Czech Culture: Let’s See What’s Cooking

Since the Velvet Revolution occurred in 1989 and the Czechoslovak borders were open to other countries, the food culture in Prague has been growing, slowly but surely. Within the last ten years, there has been an influx of cuisines of diverse styles from different nations worldwide, most notably Vietnamese, Italian, Mexican, American, and even vegetarian. It’s pretty well known that traditional Czech meals consist of meat, bread and beer, but where did this hearty fare originate from? Let’s take a look.

Historically, neighboring countries, such as Austria, Germany, and Hungary have made an impact on Czech cooking.  In fact, in most any Czech restaurant you can find goulash (gulaš) or schnitzel (řizek), with a side of boiled potatoes or dumplings (knedlíky).  Interestingly, contemporary Czech cuisine actually is more meat-filled than it had been in the past, since the Czech Republic has had an increase of animals able to be farmed over the decades.

The earliest Czech cookbook dates back to the 16th century by a printer named Severin. The 17th century brought on major class divides in the Czech Republic, separating the haves and have not’s.  This in turn affected the various diets of the underprivileged, who would usually eat meals made of vegetables, leaving meat only for special occasions. On the opposite end, the wealthy ate lavish meals, consisting of pheasant, venison, turtles, or fish, the nobles of the time also introduced to the Czech fare pâté from duck and truffles to the cuisine which can be seen on most Czech menus even today. Slightly later, Czech's introduced desserts and sweet dishes, such as chocolates, sweet buns, and cakes.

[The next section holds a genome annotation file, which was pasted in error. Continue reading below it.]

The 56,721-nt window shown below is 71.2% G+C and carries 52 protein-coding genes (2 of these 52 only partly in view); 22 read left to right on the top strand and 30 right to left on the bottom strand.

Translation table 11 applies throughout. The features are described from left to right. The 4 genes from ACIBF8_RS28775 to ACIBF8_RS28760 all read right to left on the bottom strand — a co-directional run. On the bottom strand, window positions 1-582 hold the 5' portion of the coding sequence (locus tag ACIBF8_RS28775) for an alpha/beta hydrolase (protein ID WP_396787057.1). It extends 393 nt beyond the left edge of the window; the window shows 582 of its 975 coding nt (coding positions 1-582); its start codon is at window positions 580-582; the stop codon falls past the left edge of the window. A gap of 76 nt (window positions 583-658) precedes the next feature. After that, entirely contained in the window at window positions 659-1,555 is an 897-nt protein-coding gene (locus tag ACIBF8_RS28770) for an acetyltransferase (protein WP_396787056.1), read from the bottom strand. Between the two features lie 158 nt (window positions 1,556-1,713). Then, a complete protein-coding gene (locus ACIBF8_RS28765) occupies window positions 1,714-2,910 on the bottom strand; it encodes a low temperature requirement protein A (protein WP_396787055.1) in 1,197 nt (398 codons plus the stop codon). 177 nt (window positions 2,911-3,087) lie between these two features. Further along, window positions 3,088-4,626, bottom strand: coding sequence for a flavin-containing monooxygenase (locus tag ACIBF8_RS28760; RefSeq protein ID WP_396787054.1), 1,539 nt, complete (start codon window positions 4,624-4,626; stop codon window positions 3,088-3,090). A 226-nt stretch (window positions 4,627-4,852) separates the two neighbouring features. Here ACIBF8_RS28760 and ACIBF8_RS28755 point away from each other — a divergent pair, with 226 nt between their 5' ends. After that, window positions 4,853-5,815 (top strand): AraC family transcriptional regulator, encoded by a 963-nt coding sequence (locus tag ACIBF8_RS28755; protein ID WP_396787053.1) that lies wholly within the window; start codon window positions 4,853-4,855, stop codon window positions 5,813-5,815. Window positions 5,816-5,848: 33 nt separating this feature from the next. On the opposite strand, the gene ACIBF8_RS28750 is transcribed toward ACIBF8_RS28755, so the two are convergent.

The most notable Czech food today is the ever-popular dumpling.  Often made from potatoes at that time, they were introduced as a way of absorbing the gravy so popular in Czech cuisine.  It is interesting to note, however, that the dumplings we find in Prague pubs today did not originate in the Czech Republic, but stem from Tyrolean shepherds.

Magdalena Dobromila Rettigová is famous for her cookbook, published in 1826, entitled, A Household Cookery Book or A Treatise on Meat and Fasting Dishes for Bohemian and Moravian LassesThis book was hugely popular and was printed for over a hundred years.

Luckily these days, we are not confined to eating the same type of meal each day.  And though, Prague has welcomed different types of foods and flavors to its repertoire, it would be a shame to miss out on traditional Czech cuisine.  If you’re looking for a local pub, LOKAL and U Medvídků have a great traditional kitchen. LOKAL also has Pilsner Urquell in the tank and U Medvídků brews their own variety of beers.  Kolkovna Olympia offers a sit-down vibe, with hefty portions of goose leg or pork neck.  Though, no matter where you’re standing in Prague, a restaurant with a Czech kitchen is likely to be around the corner.

Thinking of having your first taste of Czech cooking? Why not try the pork knee next time you’re dining out with friends?

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